Kaspersky Anti-Virus 2010 (CD-ROM review: Kaspersky Anti-Virus 2010 (CD-ROM

The tools offered under the My Protection tab are nothing short of robust. There's antivirus protection for files, e-mail, HTTP traffic, and instant messaging. Application control, the aforementioned UDS, includes options for customization, should you need to force access for a specific program that Kaspersky is identifying as a threat. There are protections against spam, phishing, and banner ads, firewall control, and a network monitor to track network activities for people who like to drill down deep into their system's behavior. There's also a Parental Control filter, with options to outright block children from particular sites or merely log events. By default, the Parental Control filter is off, and when activated it assigns all other users on the computer Child status until directed otherwise. There's a Teenager status, as well, for more granular control of restrictions.

The Update Center tab offers a smooth update scheduler integrated into the main interface. Click on Run Mode to change the schedule. This isn't remarkable except to point out that only the definition file update offers an update like this. To schedule any other regular scan, you must click on the Settings option at the top right of the main Kaspersky window, choose the feature you want to schedule from the list on the left if it wasn't open in the main window when you hit settings, select Settings from within the window that opens, and then finally click the Run Mode tab on yet one final pop-up window. It's a tedious process and could be streamlined to great effect, but makes one of the basic features of this security program unnecessarily hard to get to.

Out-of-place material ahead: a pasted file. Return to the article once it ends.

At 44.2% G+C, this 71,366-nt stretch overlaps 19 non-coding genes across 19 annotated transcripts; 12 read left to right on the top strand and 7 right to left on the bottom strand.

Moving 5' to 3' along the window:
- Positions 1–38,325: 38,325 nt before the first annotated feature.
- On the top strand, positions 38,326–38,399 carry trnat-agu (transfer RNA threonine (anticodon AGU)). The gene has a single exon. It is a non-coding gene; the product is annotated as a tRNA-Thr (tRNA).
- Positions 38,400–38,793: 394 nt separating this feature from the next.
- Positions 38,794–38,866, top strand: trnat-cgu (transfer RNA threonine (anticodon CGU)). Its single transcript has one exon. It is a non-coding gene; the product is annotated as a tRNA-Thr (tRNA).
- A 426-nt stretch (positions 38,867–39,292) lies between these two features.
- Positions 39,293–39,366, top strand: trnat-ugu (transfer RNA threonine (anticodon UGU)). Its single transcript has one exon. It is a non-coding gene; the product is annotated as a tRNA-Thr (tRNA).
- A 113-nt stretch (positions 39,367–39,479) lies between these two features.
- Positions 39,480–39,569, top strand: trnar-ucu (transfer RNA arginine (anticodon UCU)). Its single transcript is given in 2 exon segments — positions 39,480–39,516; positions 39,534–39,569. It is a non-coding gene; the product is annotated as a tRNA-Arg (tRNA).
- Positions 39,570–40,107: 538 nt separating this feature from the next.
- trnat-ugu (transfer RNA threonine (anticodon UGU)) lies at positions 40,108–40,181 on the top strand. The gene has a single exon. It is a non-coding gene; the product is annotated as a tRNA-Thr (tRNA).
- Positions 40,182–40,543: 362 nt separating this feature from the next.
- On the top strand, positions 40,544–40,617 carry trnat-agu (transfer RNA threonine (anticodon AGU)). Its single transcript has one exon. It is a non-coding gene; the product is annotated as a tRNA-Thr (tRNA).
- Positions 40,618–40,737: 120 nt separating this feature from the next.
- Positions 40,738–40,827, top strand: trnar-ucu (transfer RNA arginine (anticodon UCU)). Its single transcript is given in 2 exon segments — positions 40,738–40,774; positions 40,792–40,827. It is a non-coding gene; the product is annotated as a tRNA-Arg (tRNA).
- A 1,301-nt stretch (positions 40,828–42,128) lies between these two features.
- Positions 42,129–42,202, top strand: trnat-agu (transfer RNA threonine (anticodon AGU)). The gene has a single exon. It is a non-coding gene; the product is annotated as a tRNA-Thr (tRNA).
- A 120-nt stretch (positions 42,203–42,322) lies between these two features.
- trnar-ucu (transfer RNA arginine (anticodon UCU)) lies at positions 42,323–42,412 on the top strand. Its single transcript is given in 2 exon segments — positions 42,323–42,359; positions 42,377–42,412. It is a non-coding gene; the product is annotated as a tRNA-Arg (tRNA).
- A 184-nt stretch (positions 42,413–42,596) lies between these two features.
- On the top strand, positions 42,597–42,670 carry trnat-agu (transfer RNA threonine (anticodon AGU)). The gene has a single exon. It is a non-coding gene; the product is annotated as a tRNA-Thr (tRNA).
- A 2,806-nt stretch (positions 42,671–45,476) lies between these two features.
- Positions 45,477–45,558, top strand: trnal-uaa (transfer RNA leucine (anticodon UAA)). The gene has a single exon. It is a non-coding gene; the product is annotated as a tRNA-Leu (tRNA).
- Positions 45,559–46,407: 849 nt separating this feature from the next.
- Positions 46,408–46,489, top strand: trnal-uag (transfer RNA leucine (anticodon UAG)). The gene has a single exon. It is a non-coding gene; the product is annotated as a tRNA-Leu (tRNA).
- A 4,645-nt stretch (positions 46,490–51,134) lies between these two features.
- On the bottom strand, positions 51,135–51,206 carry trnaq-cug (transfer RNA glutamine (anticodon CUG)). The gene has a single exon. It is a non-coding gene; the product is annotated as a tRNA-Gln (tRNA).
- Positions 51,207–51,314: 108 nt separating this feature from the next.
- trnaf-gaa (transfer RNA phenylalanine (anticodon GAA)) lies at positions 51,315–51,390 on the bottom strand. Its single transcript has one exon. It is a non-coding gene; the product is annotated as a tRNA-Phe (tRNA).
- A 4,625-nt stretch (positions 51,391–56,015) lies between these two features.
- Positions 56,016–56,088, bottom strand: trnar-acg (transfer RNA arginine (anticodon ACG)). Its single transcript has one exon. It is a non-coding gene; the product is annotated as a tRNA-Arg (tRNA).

The program also comes with an auto-run disable feature and a virtual keyboard so that, in theory, you can enter passwords without worrying about a keylogger. In fact, security experts have warned that onscreen keyboards do not decrease the risks of password theft, and either way I think most users will find it superfluous. The new gamer mode, however, isn't. This basically keeps Kaspersky functioning while you play games, but kills interrupting pop-ups and strips memory usage down to its minimum.

The annoying yellow bar announcing that your computer security is at risk because you're running the trial can be toggled under the Report link at the top right of the main window. I'm not happy about the wording of the message as it appears in the program, falsely equating your computer's security with the status of your license when Kaspersky Labs itself offers the trial as full-featured.

Boot time (in seconds)
(Shorter bars indicate better performance)

Shutdown time (in seconds)
(Shorter bars indicate better performance)

Scan time (in seconds)
(Shorter bars indicate better performance)

Office performance (in seconds)
(Shorter bars indicate better performance)

iTunes decoding (in seconds)
(Shorter bars indicate better performance)

Media multitasking test (in seconds)
(Shorter bars indicate better performance)

Cinebench
(Longer bars indicate better performance)

Performance